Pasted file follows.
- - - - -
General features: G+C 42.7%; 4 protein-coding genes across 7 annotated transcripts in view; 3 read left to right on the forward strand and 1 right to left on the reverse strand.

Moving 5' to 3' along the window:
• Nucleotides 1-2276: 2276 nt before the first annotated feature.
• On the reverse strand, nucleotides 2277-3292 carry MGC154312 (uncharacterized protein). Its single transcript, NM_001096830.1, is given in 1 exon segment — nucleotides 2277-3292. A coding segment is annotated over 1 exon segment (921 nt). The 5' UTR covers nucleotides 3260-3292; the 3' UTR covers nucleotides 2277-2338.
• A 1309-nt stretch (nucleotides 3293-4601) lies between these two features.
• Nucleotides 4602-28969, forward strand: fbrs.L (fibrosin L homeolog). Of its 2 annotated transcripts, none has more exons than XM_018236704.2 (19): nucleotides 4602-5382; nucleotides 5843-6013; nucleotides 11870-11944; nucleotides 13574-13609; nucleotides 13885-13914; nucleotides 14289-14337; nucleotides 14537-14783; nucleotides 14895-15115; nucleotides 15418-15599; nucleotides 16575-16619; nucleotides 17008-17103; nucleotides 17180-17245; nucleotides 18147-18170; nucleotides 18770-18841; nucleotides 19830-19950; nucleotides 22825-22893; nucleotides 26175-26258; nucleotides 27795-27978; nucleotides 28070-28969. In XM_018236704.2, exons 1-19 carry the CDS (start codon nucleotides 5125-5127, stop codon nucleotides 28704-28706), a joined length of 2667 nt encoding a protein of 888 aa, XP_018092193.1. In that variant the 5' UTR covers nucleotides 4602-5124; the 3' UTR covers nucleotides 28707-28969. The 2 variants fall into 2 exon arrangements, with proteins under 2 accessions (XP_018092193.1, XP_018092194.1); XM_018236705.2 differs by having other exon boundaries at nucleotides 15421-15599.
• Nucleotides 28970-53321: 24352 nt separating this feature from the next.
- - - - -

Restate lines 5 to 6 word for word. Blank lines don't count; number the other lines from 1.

• A 1309-nt stretch (nucleotides 3293-4601) lies between these two features.
• Nucleotides 4602-28969, forward strand: fbrs.L (fibrosin L homeolog). Of its 2 annotated transcripts, none has more exons than XM_018236704.2 (19): nucleotides 4602-5382; nucleotides 5843-6013; nucleotides 11870-11944; nucleotides 13574-13609; nucleotides 13885-13914; nucleotides 14289-14337; nucleotides 14537-14783; nucleotides 14895-15115; nucleotides 15418-15599; nucleotides 16575-16619; nucleotides 17008-17103; nucleotides 17180-17245; nucleotides 18147-18170; nucleotides 18770-18841; nucleotides 19830-19950; nucleotides 22825-22893; nucleotides 26175-26258; nucleotides 27795-27978; nucleotides 28070-28969. In XM_018236704.2, exons 1-19 carry the CDS (start codon nucleotides 5125-5127, stop codon nucleotides 28704-28706), a joined length of 2667 nt encoding a protein of 888 aa, XP_018092193.1. In that variant the 5' UTR covers nucleotides 4602-5124; the 3' UTR covers nucleotides 28707-28969. The 2 variants fall into 2 exon arrangements, with proteins under 2 accessions (XP_018092193.1, XP_018092194.1); XM_018236705.2 differs by having other exon boundaries at nucleotides 15421-15599.